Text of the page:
- Arik Hanson (@arikhanson): Arik is the man behind CommunicationsConversations and a down-to-earth chill guy. He was kind enough to organize a pre-BlogPotomac dinner meet-up for the lot of us last night and was a great host.
There were so many more amazing people that I got to meet in the last two days. I learned so much and had a ton of fun while I was at it! I really hope to make it to another event like this in the future, perhaps the third and final BlogPotomac in October! For now, though, keeping up with all these great minds will have to occur on Twitter.
There are some simple things which always remain essential to enjoying summer and for me, one of them is Sam Adams’ Summer Ale. Another is spreading out a blanket across a patch of green grass and sitting in the sun, reading a good book. Hamburgers and corn on the cob, humid days followed by thunderstorms and then drier air, outdoor concerts, sticking my feet in the sand at the ocean.
For me, the essence of summer is where all these things collide and I feel like a kid again, wanting to swing from trees and run around barefoot, picking strawberries from the ground. Summer is my favourite season and I just thought I’d share a little bit of it with you.
This post was inspired by my evolving online education in social media, public relations, graphic design and web development and this content-rich blog entry by Arik Hanson, who outlines his free and easily accessible online Social Media MBA.
When I started college, I put my love for fine art on the back burner in order to educate myself in something I thought would be both more lucrative and more worthwhile. Toward the end of my four years at my university, I found myself applying to many jobs, thinking I would get some experience and likely need to go back to school in order to finally get into mediation, teaching, or professional research. I observed my friends who had studied crafts and trades, who had received practical, hands-on experience in their respective fields, producing amazing things. I had shied away from studying art because what could be practical in that? I didn’t want to be a starving artist forever.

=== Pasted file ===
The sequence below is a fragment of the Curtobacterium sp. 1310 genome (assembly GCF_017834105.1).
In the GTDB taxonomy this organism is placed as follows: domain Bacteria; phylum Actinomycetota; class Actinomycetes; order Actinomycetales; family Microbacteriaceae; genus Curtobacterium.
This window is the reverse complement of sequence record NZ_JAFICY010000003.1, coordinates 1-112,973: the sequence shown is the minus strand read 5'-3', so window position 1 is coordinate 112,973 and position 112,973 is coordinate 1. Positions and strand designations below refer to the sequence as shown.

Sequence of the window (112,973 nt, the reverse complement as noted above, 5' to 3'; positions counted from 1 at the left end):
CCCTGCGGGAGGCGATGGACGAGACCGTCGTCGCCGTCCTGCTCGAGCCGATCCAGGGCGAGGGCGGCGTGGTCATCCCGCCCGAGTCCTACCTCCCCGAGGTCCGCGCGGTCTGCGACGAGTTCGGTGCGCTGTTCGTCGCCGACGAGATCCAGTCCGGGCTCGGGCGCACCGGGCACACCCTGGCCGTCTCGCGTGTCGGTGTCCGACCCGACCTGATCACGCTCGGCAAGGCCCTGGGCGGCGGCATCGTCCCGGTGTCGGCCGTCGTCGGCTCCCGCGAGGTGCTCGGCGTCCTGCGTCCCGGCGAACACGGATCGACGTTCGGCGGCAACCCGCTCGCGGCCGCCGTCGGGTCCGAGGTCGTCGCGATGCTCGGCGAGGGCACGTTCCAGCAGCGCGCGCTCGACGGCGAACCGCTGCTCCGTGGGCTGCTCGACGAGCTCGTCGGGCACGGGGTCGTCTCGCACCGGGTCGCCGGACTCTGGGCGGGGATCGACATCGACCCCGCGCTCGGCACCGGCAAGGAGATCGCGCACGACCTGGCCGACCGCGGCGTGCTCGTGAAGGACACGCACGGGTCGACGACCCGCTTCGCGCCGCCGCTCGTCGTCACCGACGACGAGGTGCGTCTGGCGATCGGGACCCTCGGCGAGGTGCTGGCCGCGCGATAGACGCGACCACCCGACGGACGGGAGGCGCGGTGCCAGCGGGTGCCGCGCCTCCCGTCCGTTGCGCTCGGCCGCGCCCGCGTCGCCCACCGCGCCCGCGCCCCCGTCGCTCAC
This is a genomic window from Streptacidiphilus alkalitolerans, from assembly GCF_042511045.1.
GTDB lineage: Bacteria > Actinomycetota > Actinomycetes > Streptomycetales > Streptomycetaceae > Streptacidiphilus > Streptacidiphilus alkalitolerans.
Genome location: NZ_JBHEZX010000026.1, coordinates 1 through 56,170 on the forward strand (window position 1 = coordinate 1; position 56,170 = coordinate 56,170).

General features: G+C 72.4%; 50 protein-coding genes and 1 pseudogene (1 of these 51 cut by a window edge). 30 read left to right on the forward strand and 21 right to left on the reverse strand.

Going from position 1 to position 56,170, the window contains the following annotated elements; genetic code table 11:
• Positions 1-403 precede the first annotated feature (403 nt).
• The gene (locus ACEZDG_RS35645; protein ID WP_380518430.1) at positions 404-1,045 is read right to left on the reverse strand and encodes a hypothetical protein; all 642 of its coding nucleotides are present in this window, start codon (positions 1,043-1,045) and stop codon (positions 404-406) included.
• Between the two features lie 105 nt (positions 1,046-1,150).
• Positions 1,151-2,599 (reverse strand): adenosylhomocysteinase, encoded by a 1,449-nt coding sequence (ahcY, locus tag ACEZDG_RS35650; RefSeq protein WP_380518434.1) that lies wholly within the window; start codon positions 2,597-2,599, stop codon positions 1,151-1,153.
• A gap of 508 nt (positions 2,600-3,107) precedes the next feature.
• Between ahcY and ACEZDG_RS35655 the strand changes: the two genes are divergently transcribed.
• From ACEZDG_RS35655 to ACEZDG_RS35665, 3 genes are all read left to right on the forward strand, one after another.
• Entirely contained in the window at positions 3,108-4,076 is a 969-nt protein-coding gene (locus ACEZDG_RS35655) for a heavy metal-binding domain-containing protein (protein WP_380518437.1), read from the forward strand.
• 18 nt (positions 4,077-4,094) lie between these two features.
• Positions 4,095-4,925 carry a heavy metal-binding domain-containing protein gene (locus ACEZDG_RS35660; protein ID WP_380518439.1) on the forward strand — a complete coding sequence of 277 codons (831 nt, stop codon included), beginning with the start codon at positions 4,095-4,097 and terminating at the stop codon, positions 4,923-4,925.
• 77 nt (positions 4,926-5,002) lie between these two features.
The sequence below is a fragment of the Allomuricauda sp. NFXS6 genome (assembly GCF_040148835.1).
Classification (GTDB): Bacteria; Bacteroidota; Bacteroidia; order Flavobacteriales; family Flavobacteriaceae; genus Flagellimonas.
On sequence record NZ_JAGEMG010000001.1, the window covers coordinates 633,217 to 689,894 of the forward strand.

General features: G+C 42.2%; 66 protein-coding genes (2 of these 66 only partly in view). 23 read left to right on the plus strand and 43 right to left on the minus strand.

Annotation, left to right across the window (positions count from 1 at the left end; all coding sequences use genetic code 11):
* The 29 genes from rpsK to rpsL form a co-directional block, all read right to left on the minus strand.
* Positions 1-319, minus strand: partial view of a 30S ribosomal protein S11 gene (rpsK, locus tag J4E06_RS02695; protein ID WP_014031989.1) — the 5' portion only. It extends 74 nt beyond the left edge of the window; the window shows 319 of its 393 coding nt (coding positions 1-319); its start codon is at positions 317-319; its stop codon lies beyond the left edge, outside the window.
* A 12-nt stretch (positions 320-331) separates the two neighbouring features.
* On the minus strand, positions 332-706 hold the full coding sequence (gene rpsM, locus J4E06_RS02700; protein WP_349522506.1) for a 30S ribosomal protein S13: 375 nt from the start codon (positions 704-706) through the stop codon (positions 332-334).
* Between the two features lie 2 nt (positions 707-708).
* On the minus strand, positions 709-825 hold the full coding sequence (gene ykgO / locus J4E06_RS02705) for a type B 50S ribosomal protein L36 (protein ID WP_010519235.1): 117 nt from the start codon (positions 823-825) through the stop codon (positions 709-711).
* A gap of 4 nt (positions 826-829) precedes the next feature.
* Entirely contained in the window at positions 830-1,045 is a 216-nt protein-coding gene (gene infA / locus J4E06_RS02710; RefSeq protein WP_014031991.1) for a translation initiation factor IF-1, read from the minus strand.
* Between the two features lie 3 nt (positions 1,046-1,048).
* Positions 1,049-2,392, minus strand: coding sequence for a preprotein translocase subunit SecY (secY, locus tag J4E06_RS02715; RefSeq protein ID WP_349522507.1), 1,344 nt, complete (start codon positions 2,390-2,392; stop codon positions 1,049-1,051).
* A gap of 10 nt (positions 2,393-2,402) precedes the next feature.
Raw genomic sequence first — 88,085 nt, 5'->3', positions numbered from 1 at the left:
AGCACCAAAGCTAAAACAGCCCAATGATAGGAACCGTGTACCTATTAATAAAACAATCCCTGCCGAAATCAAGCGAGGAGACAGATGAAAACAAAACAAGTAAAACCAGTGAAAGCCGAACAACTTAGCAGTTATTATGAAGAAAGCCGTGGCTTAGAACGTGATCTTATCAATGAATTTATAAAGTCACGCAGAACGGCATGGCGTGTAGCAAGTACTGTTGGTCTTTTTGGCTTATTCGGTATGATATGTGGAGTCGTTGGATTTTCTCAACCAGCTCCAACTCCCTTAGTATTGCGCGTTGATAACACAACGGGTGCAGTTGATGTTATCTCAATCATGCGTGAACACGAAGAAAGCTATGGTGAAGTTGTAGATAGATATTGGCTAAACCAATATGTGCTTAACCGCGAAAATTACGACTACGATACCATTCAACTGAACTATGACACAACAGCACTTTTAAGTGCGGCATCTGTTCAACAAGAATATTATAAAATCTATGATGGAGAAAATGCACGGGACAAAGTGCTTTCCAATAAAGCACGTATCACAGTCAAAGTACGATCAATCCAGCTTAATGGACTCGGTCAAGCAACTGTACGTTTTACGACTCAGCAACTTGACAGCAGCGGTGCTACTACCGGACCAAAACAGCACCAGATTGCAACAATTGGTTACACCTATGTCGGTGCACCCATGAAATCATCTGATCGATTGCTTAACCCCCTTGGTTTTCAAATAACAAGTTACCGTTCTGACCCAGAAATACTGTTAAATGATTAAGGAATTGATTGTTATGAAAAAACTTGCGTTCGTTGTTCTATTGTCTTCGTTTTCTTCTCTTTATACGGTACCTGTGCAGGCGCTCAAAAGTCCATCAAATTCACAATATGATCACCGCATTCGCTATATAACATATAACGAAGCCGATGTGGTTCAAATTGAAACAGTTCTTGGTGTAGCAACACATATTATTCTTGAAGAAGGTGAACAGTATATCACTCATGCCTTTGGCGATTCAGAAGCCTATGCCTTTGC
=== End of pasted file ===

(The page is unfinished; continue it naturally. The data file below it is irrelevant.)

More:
Ironically, my friends who studied in arts and design, communications, journalism, audio production, and media arts had full portfolios and were able to market themselves well. It was those friends who were accepted easily into graduate schools or found themselves employed with full potential for a long and exciting career in their fields.
In the years since my graduation, I have felt that I lack a creative outlet. Everything leading up to this point in my life is now pointing in the directionof learning graphic design and website development, so I decided (at least for now) to ignore traditional means of studying this field and to get my (mostly) FREE education online.
Here’s an outline of what my invaluable online education looks like:
Syllabus: The syllabus is fluid and fits to my schedule, because I decide when I have time, when I don’t, and when I should finish any projects I might be working on. This could include anything from the importance of writing clean code to manipulating photographs or working on a mock-up of a layout for a new website.
Labwork & Homework: Reading up on new blogs, following links on Twitter, finding websites that speak to me and viewing the page source, sketching in my Moleskine. I do a lot of work in Dreamweaver and Photoshop, but you could just as easily use minimalist text editor like WordPad or TextEdit and a free image editing software like Gimp if you wanted to save the money on those programs.